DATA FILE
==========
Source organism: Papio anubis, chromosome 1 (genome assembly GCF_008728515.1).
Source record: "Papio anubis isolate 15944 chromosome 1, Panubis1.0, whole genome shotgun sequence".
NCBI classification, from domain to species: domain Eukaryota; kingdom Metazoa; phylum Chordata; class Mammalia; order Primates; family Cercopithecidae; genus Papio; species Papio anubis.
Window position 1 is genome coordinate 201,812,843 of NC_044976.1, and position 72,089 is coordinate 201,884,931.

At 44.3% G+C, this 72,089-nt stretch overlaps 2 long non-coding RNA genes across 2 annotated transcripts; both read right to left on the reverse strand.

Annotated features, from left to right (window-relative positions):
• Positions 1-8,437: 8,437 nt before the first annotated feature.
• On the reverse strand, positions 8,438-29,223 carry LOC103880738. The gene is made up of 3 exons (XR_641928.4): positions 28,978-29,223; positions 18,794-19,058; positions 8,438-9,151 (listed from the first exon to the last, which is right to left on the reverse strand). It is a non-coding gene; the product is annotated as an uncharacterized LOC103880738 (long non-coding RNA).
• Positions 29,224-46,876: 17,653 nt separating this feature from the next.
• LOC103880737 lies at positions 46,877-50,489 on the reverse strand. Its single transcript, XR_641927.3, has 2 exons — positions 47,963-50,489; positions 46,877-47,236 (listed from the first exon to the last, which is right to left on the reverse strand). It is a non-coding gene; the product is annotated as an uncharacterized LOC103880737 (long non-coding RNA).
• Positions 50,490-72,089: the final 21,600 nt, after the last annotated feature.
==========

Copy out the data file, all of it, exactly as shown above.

Source organism: Papio anubis, chromosome 1 (genome assembly GCF_008728515.1).
Source record: "Papio anubis isolate 15944 chromosome 1, Panubis1.0, whole genome shotgun sequence".
NCBI classification, from domain to species: domain Eukaryota; kingdom Metazoa; phylum Chordata; class Mammalia; order Primates; family Cercopithecidae; genus Papio; species Papio anubis.
Window position 1 is genome coordinate 201,812,843 of NC_044976.1, and position 72,089 is coordinate 201,884,931.

At 44.3% G+C, this 72,089-nt stretch overlaps 2 long non-coding RNA genes across 2 annotated transcripts; both read right to left on the reverse strand.

Annotated features, from left to right (window-relative positions):
• Positions 1-8,437: 8,437 nt before the first annotated feature.
• On the reverse strand, positions 8,438-29,223 carry LOC103880738. The gene is made up of 3 exons (XR_641928.4): positions 28,978-29,223; positions 18,794-19,058; positions 8,438-9,151 (listed from the first exon to the last, which is right to left on the reverse strand). It is a non-coding gene; the product is annotated as an uncharacterized LOC103880738 (long non-coding RNA).
• Positions 29,224-46,876: 17,653 nt separating this feature from the next.
• LOC103880737 lies at positions 46,877-50,489 on the reverse strand. Its single transcript, XR_641927.3, has 2 exons — positions 47,963-50,489; positions 46,877-47,236 (listed from the first exon to the last, which is right to left on the reverse strand). It is a non-coding gene; the product is annotated as an uncharacterized LOC103880737 (long non-coding RNA).
• Positions 50,490-72,089: the final 21,600 nt, after the last annotated feature.